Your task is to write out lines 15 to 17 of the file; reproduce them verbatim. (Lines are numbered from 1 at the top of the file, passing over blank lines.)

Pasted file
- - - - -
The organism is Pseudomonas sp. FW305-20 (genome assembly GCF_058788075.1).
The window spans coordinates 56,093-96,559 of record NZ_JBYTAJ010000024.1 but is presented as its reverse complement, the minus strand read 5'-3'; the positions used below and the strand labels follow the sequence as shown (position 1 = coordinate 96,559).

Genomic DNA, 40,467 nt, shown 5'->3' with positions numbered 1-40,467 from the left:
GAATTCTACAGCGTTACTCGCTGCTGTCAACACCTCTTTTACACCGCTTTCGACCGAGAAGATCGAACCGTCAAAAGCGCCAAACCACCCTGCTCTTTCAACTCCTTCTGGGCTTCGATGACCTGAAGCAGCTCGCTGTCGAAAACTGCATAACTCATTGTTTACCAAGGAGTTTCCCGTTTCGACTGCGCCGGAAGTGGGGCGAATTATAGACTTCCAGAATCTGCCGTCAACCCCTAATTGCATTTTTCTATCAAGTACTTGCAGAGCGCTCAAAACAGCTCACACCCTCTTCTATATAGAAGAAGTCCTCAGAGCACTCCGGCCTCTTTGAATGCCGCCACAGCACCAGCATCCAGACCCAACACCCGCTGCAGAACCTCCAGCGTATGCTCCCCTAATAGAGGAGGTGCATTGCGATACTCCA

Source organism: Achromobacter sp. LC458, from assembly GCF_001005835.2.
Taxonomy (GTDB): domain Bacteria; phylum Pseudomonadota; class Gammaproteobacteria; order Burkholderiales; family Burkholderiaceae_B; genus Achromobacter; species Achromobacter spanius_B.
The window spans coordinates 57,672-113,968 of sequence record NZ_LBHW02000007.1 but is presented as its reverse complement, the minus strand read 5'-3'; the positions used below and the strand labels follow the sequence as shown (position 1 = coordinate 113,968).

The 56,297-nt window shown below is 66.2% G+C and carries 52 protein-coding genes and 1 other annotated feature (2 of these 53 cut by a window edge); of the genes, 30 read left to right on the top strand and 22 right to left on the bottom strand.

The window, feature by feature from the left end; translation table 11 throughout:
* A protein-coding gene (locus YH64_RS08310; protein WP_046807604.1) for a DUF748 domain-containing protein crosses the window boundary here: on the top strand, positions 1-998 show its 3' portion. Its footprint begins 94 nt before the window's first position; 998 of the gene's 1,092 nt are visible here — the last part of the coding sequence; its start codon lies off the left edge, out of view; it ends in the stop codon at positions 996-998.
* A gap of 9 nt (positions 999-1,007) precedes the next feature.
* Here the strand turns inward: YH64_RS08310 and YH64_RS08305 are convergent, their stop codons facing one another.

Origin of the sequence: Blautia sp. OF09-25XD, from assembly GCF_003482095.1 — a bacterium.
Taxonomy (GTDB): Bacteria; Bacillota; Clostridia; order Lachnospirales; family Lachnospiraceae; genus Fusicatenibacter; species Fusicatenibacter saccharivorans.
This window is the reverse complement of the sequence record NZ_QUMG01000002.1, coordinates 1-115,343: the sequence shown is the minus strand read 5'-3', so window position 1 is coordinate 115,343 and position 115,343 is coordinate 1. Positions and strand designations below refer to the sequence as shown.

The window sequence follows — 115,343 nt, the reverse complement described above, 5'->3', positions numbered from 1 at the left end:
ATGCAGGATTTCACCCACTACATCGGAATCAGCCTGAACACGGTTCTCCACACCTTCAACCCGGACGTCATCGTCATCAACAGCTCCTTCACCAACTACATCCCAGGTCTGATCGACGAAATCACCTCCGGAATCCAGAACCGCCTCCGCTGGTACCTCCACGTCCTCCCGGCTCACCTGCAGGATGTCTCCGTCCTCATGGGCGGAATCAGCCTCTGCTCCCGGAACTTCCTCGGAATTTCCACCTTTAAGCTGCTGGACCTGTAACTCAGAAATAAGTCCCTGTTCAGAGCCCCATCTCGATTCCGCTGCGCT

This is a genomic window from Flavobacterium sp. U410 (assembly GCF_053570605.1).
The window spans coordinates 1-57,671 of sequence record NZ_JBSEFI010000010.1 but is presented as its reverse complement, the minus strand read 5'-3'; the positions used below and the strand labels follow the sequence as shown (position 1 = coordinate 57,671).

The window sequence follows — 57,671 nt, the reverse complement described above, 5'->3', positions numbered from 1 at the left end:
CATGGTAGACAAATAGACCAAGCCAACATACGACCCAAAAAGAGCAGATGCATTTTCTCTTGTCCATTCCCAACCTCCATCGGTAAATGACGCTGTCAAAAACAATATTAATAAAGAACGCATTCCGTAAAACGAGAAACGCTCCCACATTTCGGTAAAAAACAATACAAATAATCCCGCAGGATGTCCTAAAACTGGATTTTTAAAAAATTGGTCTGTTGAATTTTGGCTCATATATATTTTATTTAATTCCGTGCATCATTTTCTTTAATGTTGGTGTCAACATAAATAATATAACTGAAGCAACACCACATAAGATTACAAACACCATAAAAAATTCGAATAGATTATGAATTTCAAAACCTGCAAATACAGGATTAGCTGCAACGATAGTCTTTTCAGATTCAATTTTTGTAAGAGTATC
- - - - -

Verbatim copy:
This window is the reverse complement of the sequence record NZ_QUMG01000002.1, coordinates 1-115,343: the sequence shown is the minus strand read 5'-3', so window position 1 is coordinate 115,343 and position 115,343 is coordinate 1. Positions and strand designations below refer to the sequence as shown.

The window sequence follows — 115,343 nt, the reverse complement described above, 5'->3', positions numbered from 1 at the left end:
ATGCAGGATTTCACCCACTACATCGGAATCAGCCTGAACACGGTTCTCCACACCTTCAACCCGGACGTCATCGTCATCAACAGCTCCTTCACCAACTACATCCCAGGTCTGATCGACGAAATCACCTCCGGAATCCAGAACCGCCTCCGCTGGTACCTCCACGTCCTCCCGGCTCACCTGCAGGATGTCTCCGTCCTCATGGGCGGAATCAGCCTCTGCTCCCGGAACTTCCTCGGAATTTCCACCTTTAAGCTGCTGGACCTGTAACTCAGAAATAAGTCCCTGTTCAGAGCCCCATCTCGATTCCGCTGCGCT